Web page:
Last year, 77% of the population responded that they had confidence or very great confidence in the police, a decrease of 6% from 2017 according to a survey.
The survey was carried out by Kantar TNS, commissioned by the police.
‘’There may be several reasons for the decline.
In parallel with the implementation of the police reform, the world and crime have changed.
Police have been given more and more complex and laborious tasks, and do not deliver good enough results’’ the police said.
‘’The police are in a period of demanding reform.
In addition, we have seen several major cases last year that probably affect people’s perception of the police. For example, the Eirik Jensen case. It is therefore not surprising that this year’s population survey shows somewhat weaker results than before’’ said Minister of Justice and Immigration, Tor Mikkel Wara of Fremskrittsparti (FRP).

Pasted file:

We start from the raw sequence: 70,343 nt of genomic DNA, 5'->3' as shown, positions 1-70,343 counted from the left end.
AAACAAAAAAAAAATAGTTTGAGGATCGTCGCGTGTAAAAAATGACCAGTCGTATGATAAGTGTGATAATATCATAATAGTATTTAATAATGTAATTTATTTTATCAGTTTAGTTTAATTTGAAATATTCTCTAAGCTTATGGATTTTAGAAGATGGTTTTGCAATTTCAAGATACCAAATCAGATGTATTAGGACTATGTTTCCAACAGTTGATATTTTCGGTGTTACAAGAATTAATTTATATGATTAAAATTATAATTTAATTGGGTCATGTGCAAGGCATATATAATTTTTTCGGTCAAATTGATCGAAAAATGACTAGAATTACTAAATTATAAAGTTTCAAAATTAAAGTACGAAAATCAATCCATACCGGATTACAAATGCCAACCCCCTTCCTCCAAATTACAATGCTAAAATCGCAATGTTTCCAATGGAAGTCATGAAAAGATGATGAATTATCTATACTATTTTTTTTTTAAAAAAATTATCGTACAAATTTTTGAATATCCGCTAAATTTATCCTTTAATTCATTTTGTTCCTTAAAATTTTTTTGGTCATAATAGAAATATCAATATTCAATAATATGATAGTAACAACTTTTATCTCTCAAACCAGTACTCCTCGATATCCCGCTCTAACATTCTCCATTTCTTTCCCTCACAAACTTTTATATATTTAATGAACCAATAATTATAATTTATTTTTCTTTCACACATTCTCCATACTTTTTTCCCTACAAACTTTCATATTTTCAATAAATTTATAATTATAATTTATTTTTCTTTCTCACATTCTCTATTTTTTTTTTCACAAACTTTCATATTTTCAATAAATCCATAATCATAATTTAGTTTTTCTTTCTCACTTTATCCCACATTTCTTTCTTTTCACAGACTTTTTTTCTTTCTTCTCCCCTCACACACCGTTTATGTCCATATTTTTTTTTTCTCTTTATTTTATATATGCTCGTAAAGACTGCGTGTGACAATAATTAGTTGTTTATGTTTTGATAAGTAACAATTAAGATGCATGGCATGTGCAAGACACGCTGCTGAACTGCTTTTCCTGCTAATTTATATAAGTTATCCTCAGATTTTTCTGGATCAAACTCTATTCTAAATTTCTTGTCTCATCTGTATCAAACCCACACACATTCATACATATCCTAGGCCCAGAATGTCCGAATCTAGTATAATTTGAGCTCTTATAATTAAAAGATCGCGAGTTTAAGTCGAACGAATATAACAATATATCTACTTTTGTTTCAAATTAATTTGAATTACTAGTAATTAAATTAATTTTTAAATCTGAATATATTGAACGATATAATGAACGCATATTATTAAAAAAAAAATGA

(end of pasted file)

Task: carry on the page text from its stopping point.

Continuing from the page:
The survey shows a gap between Norwegians’ concerns about computer crime, and the impression of the police’s ability to deal with such cases.
Six out of ten Norwegians responded that they believe the police deal with traffic-related events in a good way, while only three out of ten have confidence in the police’s ability to handle cases such as sexual abuse, GBH and internet fraud.
Only two out of ten believe the police’s handling of harassment and bullying online is good.
Technological developments are fast, crime is becoming more complex, more difficult to detect, and more challenging to investigate. The police see that we must be better at preventing and investigating crime that happens on the net’’ said acting police director, Håkon Skulstad.
‘’There is a great need to change the police to deal with online crime. The volume of cases has increased considerably. The police reform should have been implemented many years ago to meet these challenges’’ Wara stated.
© NTB Scanpix / #Norway Today